This weekend I went on a bivouac with my family, our second family bivouac in two years. My mum’s boyfriend Paul used to be in the National Reserve Corps and he’s into bush craft, and we’re all keen hikers. Last year we went to the Sallandse Heuvelrug, in the east of the country, and slept in the woods at a pole camping. This is a small area, which sometimes has a water pump, where you’re allowed to spend the night as long as you don’t leave any rubbish. They’re scattered throughout the country. This year we went to Twente and hiked around the river Dinkel, and spent the night near a farmhouse where nobody lived except for some chickens. There was a bathroom inside, which made this outing less primitive than the last.
We started hiking at Singraven, where there’s a castle and an old watermill. We followed the river Dinkel for a while and came across a cannon that was put there as a reminder of the 80 years war. In 1597, Prince Maurits and his army of 9000 infantry, 1600 cavalry and heavy artillery crossed the Dinkel to drive away the Spaniards. The Spaniards were so impressed by the Prince’s army (a few cannonball shots were enough for the town of Oldenzaal, guarded by 400 Spaniards, to surrender) that the region was quickly liberated.
We walked past some gorgeous cornfields and farm houses, through the forest and past a small roadside chapel before we arrived at our destination, Erve Middelkamp (the locals say “Middelkaaamp”). The farmhouse was situated on top of a hill, and we had a beautiful view of a field of wildflowers on one side, and a grassy expanse fringed with trees on the other side. There we took the opportunity to build a fire, and we heated up our dinner on the small petrol burner. We had some coffee and hot chocolate, and we were lucky enough to see a few wild roe deer! We saw a buck chasing after a doe for a couple of minutes, and a few more appeared some time later. We could also see some big hares hopping about, and the sky was alive with the calls of hawks.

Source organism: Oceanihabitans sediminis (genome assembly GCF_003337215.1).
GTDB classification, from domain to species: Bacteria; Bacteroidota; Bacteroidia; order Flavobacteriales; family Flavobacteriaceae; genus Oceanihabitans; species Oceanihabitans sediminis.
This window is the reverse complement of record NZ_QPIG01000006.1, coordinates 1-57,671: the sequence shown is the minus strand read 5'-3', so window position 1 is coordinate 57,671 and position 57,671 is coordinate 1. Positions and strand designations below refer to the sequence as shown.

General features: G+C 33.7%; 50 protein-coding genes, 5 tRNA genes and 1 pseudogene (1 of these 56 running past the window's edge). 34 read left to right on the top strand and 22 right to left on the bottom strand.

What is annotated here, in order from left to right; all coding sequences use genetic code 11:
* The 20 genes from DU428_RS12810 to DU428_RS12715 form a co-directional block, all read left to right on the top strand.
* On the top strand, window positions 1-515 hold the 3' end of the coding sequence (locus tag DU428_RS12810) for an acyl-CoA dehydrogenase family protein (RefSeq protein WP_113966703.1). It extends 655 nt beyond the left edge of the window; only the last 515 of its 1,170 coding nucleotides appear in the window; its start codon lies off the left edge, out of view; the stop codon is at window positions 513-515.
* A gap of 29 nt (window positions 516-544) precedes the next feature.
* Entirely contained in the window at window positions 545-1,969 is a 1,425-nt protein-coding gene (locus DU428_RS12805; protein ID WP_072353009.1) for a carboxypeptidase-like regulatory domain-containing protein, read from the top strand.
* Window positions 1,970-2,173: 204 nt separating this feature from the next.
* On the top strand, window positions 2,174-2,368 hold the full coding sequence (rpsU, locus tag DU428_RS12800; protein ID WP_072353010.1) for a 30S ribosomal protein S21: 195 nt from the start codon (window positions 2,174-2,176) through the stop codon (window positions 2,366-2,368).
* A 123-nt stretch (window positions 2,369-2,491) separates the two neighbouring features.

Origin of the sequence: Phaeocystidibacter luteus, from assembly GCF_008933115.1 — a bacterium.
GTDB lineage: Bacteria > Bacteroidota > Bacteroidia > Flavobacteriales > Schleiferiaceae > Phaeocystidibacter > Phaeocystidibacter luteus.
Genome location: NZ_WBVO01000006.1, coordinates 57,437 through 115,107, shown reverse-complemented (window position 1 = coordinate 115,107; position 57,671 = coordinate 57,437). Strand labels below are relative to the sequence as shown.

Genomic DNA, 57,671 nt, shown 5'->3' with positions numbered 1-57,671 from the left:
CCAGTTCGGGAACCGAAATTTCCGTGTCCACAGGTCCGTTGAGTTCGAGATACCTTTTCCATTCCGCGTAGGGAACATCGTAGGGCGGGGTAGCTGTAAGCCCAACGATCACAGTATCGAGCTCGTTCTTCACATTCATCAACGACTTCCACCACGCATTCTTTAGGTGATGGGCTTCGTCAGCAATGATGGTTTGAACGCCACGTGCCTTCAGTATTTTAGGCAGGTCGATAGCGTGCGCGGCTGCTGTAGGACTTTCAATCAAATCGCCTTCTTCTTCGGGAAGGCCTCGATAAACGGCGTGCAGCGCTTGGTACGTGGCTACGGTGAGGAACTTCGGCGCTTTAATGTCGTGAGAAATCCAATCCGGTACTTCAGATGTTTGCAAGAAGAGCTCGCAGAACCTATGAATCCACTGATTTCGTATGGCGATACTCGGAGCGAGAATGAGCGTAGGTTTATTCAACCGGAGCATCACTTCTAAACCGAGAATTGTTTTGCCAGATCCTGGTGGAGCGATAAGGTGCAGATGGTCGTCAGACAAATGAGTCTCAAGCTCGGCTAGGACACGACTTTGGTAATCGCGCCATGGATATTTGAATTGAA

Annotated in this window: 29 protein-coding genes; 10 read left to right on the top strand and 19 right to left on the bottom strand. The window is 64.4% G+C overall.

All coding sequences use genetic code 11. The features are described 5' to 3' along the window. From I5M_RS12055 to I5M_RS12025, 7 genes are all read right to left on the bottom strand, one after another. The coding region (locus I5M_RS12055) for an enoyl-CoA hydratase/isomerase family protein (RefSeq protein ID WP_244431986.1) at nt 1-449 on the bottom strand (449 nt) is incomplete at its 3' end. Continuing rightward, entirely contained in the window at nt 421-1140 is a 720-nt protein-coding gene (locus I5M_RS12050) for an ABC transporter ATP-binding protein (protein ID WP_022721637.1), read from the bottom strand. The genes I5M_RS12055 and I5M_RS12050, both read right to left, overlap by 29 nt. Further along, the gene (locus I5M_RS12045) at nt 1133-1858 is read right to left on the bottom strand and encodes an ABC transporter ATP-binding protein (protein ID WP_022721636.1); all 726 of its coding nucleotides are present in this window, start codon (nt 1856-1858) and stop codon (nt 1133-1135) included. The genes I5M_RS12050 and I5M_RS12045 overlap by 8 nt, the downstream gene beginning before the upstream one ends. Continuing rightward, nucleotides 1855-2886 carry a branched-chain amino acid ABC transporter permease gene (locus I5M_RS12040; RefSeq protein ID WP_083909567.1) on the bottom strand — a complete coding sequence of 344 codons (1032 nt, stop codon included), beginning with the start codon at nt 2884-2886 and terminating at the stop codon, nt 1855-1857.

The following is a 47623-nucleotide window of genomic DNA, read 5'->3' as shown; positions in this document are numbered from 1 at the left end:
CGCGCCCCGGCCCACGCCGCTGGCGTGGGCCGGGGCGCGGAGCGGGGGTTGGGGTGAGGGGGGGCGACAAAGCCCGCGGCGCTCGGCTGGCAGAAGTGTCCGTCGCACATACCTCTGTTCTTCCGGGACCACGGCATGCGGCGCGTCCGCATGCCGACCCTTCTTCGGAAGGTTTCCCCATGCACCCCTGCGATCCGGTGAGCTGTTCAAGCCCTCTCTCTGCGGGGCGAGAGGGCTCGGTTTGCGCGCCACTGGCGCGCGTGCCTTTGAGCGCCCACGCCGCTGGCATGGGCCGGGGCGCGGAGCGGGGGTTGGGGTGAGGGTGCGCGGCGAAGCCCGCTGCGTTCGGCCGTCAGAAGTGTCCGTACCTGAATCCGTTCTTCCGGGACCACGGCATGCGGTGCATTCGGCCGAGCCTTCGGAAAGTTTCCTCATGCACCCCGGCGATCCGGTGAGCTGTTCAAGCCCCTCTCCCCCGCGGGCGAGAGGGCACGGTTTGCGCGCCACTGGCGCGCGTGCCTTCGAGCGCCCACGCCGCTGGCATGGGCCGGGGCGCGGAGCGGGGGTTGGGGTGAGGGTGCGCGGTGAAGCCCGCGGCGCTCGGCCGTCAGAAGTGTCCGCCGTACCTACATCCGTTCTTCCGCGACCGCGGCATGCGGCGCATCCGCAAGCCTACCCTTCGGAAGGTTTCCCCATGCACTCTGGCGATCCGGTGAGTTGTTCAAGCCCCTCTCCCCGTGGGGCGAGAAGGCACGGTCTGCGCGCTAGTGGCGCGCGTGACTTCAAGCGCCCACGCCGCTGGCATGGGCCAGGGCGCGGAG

When it got dark we set up our sleeping area; my mum, Paul and my sister slept under a tarp, and I slept on a sleeping mat, in my sleeping bag and under a rain cover under the stars. The sun was very slow going down, but I still got to do some stargazing! Our trip last year marked the first time I slept under the open skies and I loved the feeling, so I wanted to do it again. Unfortunately, it started to rain at some time during the night and it was still going when I woke up. The rain cover did its work well and only my pillow got damp. After breakfast, the rain stopped and we packed up our nearly dry equipment. We set off again on the way back to the car. In the afternoon, the rain started again, and by the time we got to the car we were properly soaked. After a hot meal at the restaurant next to the watermill, we set off home again. We did 13 kilometres on our first day and 11 kilometres on our second day. Below are some of the pictures I took.
As I live in the city, I don’t see so many green, open spaces very often, and I was enraptured the entire time we were walking. Cows! Cornflowers! Butterflies! Birds! Nature in the Netherlands never fails to amaze me! It’s so diverse and every sighting of wildlife is truly remarkable. I adore walking past fields of flowers – in all likelihood many of the wildflowers we saw have been sown there expressly, but they are a great way for bees and butterflies to thrive. I was especially enamoured with the cornflowers, poppies, thistles, chamomile and chicory. To sleep outside and become one with your surroundings – even if it’s nippy and you wake up with a bit of a cold – is definitely one of the coolest things I’ve ever done.